There is evil in the world. No question about that. There is also good. Sometimes neither of them can be ignored. They reach out and rip us from the comfortable ruts we build for ourselves, the chains of habit and deliberate inattention. Events drive us with their own inexorable logic till some kind of conclusion is reached. And then we try to go back to our lives.

         But good and evil are still out there, whether or not we are paying attention. A fertilizer plant blows up in Texas, and people wonder if maybe things should have been done differently over the years. If they wonder at all - picking through wreckage takes a lot of concentration. A group of politicians in Washington ignores the will of the majority of Americans in order to defend our right to kill and maim each other with firearms - and the profits of those who sell them. Indianapolis deals with weather, even as there are arguments over whether or not climate change can be blamed for what's going on. A supreme court justice mocks the idea of voting rights as some kind of unreasonable entitlement.

       The world is made by the people who show up for the job.

UPDATE: Charles P. Pierce has a couple of pieces up at Esquire that capture far better than anything I could write a sense of what happened in Boston, and the import of it for the rest of us. Guns Along The River: A Late Night In Watertown is a compelling picture of Friday's events.

It was a day that began with a guy coming home from work and wandering into a firefight. It was a day that ended with another guy coming home from a day beside the ocean and wandering into another one. It was a day on unearthly quiet along the wooded paths along the river. It was a day of rumors and doubt, and heavy weaponry around the Target and the Best Buy. It was a day of sheltering in place. It was a day in which the essential geography of my life — "Hey, there's the place where I blog every day!" — turned into a place of dark corners and of rustling in the underbrush. And it ended with cheers rising from an old cemetery where buried are some of the casualties from Bunker Hill.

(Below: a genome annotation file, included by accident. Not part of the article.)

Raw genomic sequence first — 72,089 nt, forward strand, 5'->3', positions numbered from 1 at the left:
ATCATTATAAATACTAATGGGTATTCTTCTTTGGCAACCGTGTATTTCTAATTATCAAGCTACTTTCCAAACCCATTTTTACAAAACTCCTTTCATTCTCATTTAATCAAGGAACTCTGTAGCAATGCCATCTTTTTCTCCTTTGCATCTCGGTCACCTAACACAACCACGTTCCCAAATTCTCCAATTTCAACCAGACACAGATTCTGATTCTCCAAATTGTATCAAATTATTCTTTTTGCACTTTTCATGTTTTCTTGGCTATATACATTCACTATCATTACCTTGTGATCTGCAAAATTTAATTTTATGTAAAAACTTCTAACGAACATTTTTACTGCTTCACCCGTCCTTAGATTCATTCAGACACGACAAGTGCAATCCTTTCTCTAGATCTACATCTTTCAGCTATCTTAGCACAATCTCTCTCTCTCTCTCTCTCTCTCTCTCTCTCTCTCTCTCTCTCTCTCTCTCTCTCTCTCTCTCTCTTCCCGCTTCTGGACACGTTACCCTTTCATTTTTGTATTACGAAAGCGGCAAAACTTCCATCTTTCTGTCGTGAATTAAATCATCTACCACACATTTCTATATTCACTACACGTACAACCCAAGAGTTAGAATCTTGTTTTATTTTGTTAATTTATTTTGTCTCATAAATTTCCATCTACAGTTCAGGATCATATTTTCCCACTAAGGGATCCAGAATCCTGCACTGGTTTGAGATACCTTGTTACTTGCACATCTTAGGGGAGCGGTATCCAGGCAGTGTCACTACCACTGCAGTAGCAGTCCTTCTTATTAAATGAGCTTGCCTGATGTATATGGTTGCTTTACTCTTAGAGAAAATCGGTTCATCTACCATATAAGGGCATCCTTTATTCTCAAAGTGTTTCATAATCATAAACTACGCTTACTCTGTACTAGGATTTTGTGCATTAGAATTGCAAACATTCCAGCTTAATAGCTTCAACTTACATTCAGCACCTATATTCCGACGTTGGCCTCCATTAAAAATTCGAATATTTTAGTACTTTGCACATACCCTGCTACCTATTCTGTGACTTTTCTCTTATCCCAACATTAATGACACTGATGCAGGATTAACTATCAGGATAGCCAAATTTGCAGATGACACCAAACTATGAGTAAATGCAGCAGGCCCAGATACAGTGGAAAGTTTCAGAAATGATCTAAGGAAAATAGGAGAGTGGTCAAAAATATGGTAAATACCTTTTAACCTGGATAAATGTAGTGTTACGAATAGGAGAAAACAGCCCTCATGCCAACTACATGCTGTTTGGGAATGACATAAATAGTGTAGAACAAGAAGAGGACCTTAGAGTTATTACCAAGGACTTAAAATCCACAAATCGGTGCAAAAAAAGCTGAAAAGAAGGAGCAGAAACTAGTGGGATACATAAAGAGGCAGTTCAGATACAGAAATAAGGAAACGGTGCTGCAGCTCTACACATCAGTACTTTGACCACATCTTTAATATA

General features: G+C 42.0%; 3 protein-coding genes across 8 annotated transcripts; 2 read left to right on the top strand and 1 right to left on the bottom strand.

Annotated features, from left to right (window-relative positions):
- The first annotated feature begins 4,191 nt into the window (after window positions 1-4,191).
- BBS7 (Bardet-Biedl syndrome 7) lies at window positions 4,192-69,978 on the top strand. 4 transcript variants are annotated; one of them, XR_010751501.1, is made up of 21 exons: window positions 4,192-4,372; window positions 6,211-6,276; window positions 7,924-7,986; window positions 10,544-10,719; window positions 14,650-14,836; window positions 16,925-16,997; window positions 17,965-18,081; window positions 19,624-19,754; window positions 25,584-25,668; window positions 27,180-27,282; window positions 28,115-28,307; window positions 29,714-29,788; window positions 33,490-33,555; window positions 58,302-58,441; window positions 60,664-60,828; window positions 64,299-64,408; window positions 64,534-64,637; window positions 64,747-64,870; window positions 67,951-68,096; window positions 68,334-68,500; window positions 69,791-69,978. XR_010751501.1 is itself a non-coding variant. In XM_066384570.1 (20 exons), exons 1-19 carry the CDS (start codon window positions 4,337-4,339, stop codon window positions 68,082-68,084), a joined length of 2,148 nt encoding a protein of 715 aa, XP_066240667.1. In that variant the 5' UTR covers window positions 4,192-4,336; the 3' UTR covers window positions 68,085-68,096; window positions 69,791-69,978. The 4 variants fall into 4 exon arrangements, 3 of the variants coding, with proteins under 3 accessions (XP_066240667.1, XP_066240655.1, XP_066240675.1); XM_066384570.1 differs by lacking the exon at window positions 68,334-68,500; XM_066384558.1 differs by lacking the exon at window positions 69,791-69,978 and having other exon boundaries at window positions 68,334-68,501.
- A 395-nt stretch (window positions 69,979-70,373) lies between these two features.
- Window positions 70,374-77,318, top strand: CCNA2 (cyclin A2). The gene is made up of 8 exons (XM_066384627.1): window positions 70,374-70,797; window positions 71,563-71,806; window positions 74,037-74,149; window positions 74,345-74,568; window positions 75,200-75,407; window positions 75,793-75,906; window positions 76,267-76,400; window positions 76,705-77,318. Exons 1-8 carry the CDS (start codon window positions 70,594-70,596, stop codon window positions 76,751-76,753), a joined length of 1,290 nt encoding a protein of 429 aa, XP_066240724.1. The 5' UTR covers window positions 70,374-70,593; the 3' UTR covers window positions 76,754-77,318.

The Day After -- Midnight On Franklin Street is a meditation on where things will go from here.
The sawhorses were comforting because the events of the past week are now getting fed into a number of gigantic maws, none of which are likely to do the rest of us any good. They are being fed into the big media maw, with speculation now completely rampant as to what launched the Tsarnaev brothers on their crime spree. While Dzhokhar Tsarnaev was still at large, with a few notable exceptions -- coughNewYorkPostcough -- big media went out of their way to appear responsible. Now, though, with the younger suspect on a respirator at Beth Israel, all the shackles were off, and we spent the day hearing wild speculation of what may have been behind the murderous doings in and around Boston last week. The events also are being fed into the maw of big politics with the federal government invoking the "public safety" exception to the Miranda ruling in connection with a 19-year old who is, at this moment, breathing through a tube and who, anyway, by all the evidence available at this moment, appears to be still little more than Dylan Klebold with a funny name and a pulse.
The reality of what happened this week in Boston is already well on the way to being ground up like so much raw innards along with handfuls of spices and other additives, to be stuffed into the sausage casings of the assorted political agendas out there. Raw truth does not suit the American palate, not after years of media junk food.

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Originally posted to xaxnar on Fri Apr 19, 2013 at 06:46 PM PDT.